The Siege

Gustave Doré, "Death on the Pale Horse" (1865)
Gustave Doré, "Death on the Pale Horse" (1865)

A war with no end gives way to an extraordinary, endless summer of peace and healing — all betrayed by idle cruelty and the failure of memory.

The fighting lasted for years, perhaps decades. 

Buildings were reduced to gravel, bullet by bullet. Neighbors were starved or raped or humiliated. Children played peacekeeper and sniper. Their parents’ hair had gone white or fallen out or lay wrapped with their bones in early graves, scattered among the memories of homes and order. 

It no longer mattered who had started the war or who was in the right. 

Suffering hung over everyone and brought no one satisfaction, least of all the gods who had once been entertained by humans. It had become too much. Because the ground was wet with blood and tears. Because the young should not be experts in shrouds and makeshift markers. 

The townspeople brought in negotiators to navigate the loss and implored the gods they had forgotten to end the pain. And the gods — of war, of hunting, of love, of all — could not bear to witness any more. They agreed that the citizens of this town should, from then on, live well into old age and die only of natural causes. 

It was the Time of Calm. 

For three generations the people lived in peace, thankful for long lives, surrounded by those they loved — or tolerated. 

For the first generation, it felt like a reprieve, a time to learn how to breathe again without the chest clinch of fear. When these children of war became the grandparents of peace, they marveled at their survival and luck, told their offspring to be grateful, to cherish each other and every breath that was full.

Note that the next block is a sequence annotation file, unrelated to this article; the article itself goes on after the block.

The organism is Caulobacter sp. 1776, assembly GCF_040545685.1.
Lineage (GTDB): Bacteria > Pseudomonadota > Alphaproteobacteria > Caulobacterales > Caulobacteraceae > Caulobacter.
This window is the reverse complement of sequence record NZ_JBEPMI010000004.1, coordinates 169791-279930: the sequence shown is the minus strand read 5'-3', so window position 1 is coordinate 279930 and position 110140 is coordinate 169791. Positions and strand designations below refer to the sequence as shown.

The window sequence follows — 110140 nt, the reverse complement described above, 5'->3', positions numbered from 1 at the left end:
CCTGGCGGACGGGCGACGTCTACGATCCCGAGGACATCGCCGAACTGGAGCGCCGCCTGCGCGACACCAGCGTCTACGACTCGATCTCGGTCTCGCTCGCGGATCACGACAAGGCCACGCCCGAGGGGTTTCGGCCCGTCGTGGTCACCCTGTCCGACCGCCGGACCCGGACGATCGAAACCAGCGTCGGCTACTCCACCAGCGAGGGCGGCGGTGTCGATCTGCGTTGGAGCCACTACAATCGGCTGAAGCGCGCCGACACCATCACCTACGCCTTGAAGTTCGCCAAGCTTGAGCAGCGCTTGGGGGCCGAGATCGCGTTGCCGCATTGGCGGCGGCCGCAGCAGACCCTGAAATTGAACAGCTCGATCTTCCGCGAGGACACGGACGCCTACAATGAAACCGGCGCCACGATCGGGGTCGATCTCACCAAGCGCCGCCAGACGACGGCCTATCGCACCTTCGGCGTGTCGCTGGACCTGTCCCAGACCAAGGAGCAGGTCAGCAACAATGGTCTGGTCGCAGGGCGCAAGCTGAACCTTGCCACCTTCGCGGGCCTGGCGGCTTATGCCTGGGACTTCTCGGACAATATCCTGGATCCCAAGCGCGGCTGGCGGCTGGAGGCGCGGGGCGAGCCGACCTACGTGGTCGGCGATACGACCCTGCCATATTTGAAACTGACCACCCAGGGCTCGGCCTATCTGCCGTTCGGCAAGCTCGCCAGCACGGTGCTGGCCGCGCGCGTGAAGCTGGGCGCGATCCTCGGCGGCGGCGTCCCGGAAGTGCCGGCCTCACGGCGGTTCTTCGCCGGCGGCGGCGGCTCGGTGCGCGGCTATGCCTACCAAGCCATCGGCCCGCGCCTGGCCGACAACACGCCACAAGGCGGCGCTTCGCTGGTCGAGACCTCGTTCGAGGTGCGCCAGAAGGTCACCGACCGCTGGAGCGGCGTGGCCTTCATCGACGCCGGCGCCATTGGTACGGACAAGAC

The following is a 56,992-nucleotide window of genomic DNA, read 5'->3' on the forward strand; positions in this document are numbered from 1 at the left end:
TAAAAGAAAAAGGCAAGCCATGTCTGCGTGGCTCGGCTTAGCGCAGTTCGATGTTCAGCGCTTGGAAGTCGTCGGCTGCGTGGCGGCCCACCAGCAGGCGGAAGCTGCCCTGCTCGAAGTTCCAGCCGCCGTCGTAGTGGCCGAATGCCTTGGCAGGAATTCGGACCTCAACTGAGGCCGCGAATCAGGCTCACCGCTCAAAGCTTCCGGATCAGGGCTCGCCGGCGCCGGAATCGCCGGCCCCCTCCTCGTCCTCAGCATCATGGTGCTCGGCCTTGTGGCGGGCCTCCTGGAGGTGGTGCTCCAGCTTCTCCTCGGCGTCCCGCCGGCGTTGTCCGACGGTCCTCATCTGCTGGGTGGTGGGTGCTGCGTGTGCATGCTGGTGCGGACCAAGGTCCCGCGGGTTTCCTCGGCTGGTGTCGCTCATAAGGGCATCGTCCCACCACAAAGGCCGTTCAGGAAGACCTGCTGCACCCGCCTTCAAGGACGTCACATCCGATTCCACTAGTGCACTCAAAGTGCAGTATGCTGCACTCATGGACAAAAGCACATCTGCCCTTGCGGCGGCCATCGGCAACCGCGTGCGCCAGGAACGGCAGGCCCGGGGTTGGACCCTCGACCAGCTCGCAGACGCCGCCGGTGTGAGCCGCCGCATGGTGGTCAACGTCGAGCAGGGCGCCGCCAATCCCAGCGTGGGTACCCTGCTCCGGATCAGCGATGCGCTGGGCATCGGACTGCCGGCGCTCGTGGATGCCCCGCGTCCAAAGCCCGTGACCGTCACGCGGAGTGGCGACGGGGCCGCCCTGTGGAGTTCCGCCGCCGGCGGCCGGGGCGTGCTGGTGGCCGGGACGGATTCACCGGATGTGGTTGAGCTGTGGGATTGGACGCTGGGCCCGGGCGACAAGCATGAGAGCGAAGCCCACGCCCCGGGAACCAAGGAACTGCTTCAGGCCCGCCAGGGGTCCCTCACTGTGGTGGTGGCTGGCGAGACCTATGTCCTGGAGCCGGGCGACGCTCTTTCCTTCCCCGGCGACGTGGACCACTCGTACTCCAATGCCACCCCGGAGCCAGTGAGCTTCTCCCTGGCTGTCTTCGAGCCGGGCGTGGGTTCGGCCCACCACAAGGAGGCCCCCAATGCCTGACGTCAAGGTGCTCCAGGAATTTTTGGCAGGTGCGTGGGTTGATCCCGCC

Their children — like most children of survivors — absorbed these lessons, felt guilt when they would forget to mark each day with gratitude, and held on to the idea of tradition as they slowly let go of the rituals. 

It was the third generation, spoiled by comfort, that began to question the possibility of an entire town living into old age — no premature strokes, no fatal accidents, no suicides despite the pain deep in some. 

They began to test their theory that they were blessed or chosen or at least unique. In the way that children will pull a spider’s legs off to see if it will survive, they would throw themselves off roofs, first small and known, then from cliffs into waters cold and untested.

This is what they found: their bones would break, a few might become paralyzed, scars would not heal, but they never died — not a one. 

It took a few years for all the possibilities to flower in their minds. 

They began with the weak or different, asserting their strength and testing their cruelties quietly, behind stadiums, where their families and teachers could not hear. 

Slowly, the old divisions returned, and after a few years, or maybe decades, once the citizens had reduced each other to crawling, limping, blind, muted and torn, the gods — horrified at the townspeople’s capacity for cruelty — lifted the blessing and once again welcomed the siege.

Heather Bourbeau’s fiction and poetry have been published in 100 Word Story, Alaska Quarterly Review, Cleaver, Eleven Eleven, Francis Ford Coppola Winery, The Cardiff Review, and The Stockholm Review of Literature. She is the Chapman University Flash Fiction winner and has twice been nominated for a Pushcart Prize. Her work has been featured in several anthologies, including America, We Call Your Name: Poems of Resistance and Resilience (Sixteen Rivers Press), and Respect: Poems About Detroit Music (Michigan State University Press). She has worked with various UN agencies, including the UN peacekeeping mission in Liberia and UNICEF Somalia.

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